- Julia Barton worked 4years researching plastic pollution on Scotland’s beaches:a result is exhibition @AnTallaSolais https://t.co/4grWLdFxnh
- Last few hours to register to vote; it closes at 11.50pm and takes about 5 minutes #turnup https://t.co/r3eX0y96ag https://t.co/kqKAznHzHf
- Restructuring of public sector in Northern Ireland puts culture under strain writes Chris Bailey,via@Apollo_magazine https://t.co/amPp75mf0u
Browse content by theme:
Climate Change and the Visual Arts
10:30 on 27 August 2009
Scottish Book Trust, Sandeman House, Trunk’s Close, 55 High Street, Edinburgh EH1 1SR
A curatorial development and networking event for professionals working across visual arts practice and disciplines, Climate Change and the Visual Arts offered a range of perspectives on the environmental impact of presenting contemporary visual art – including the rise of festivals, biennials and cultural travel, institutional approaches, engaging the public and artists’ practice – and discussed whether concerns over climate change affect the sector’s working practices. Speakers included:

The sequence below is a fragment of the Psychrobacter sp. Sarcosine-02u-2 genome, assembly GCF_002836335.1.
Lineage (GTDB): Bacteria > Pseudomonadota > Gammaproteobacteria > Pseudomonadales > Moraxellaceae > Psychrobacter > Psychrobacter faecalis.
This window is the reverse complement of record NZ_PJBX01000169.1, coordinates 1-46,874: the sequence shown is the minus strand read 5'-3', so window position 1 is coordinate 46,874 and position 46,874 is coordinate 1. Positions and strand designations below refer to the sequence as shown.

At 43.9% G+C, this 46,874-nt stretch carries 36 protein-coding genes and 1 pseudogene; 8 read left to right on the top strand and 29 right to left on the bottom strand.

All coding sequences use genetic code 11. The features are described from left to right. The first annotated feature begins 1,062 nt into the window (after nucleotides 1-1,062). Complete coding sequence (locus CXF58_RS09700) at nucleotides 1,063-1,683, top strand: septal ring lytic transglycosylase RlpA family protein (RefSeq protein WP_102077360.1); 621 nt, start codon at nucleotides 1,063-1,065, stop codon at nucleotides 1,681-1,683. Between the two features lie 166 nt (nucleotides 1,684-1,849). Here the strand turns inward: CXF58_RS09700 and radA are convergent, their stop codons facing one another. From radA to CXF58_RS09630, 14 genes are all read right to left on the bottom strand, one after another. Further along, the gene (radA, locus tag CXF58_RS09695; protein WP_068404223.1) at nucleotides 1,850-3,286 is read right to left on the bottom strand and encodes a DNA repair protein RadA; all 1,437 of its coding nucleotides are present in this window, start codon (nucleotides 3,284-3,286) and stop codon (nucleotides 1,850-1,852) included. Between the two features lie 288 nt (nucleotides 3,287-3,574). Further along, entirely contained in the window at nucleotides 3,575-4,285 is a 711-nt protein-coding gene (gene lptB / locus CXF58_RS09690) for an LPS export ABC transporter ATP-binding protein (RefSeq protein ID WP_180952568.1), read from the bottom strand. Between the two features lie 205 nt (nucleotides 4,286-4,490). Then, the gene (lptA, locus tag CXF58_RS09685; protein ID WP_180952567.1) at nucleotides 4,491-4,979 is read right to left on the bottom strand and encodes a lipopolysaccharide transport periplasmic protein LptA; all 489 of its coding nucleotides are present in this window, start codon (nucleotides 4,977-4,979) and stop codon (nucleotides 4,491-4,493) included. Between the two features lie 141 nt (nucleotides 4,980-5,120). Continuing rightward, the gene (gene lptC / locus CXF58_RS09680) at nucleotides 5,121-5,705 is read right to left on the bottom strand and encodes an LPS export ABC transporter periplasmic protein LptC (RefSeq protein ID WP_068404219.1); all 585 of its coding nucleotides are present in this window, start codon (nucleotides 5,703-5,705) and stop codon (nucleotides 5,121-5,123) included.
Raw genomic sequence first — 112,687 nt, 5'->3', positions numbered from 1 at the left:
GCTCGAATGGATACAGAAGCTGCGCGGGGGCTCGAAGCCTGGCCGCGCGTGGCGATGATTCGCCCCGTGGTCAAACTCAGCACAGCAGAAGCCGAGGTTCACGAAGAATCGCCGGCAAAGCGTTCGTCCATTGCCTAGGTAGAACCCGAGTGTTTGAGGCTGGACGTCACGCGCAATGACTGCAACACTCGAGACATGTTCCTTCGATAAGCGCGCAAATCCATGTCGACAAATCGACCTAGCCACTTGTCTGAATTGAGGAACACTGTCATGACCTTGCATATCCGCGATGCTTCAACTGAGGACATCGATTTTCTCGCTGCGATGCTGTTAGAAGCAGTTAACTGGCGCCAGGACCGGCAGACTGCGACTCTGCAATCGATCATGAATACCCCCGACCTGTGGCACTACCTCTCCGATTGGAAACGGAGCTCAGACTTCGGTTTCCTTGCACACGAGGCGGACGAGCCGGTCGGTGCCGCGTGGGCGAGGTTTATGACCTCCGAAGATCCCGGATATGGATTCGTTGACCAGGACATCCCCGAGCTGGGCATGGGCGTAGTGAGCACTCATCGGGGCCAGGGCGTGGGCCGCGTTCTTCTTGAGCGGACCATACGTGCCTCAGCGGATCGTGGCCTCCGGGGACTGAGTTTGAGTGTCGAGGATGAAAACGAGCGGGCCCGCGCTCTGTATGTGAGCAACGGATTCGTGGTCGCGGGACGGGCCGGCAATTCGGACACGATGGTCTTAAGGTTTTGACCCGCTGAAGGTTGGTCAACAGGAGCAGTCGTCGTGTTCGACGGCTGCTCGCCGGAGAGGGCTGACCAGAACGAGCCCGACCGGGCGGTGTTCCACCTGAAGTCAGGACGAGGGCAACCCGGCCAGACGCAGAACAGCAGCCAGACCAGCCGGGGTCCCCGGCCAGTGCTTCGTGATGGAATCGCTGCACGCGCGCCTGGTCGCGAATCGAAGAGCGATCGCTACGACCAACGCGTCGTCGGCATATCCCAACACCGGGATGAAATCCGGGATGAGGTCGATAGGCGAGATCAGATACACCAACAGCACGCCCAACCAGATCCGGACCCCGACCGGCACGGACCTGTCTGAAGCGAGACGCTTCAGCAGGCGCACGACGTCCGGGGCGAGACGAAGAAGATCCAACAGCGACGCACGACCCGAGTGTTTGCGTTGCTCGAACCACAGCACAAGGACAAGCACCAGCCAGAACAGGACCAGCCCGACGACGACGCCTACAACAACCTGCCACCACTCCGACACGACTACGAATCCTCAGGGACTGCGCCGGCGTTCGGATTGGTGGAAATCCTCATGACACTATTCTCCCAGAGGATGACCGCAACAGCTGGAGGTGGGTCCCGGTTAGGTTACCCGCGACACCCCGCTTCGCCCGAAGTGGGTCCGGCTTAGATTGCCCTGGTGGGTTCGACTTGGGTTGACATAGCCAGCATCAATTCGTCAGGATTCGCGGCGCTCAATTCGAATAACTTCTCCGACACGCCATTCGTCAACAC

John Hartley, Ecology Officer, Arts Council England (Convenor)
Alison Tickell, Director, Julie’s Bicycle
Judith Nesbitt, Chief Curator, Tate Britain
Laura Sillars, FACT, Liverpool
James Wallbank, Access Space, Sheffield
Justin Carter, artist
The seminar was followed by a free Art Late event at the National Library of Scotland – a web broadcast with Stephanie Smith, Director of Collections and Exhibitions, Curator of Contemporary Art, at The Smart Museum of Art, Chicago.
Organised, as part of the Edinburgh Art Festival, by VAGA, Visual Arts and Galleries Association and engage Scotland, National Association for Gallery Education, with support from the Scottish Arts Council.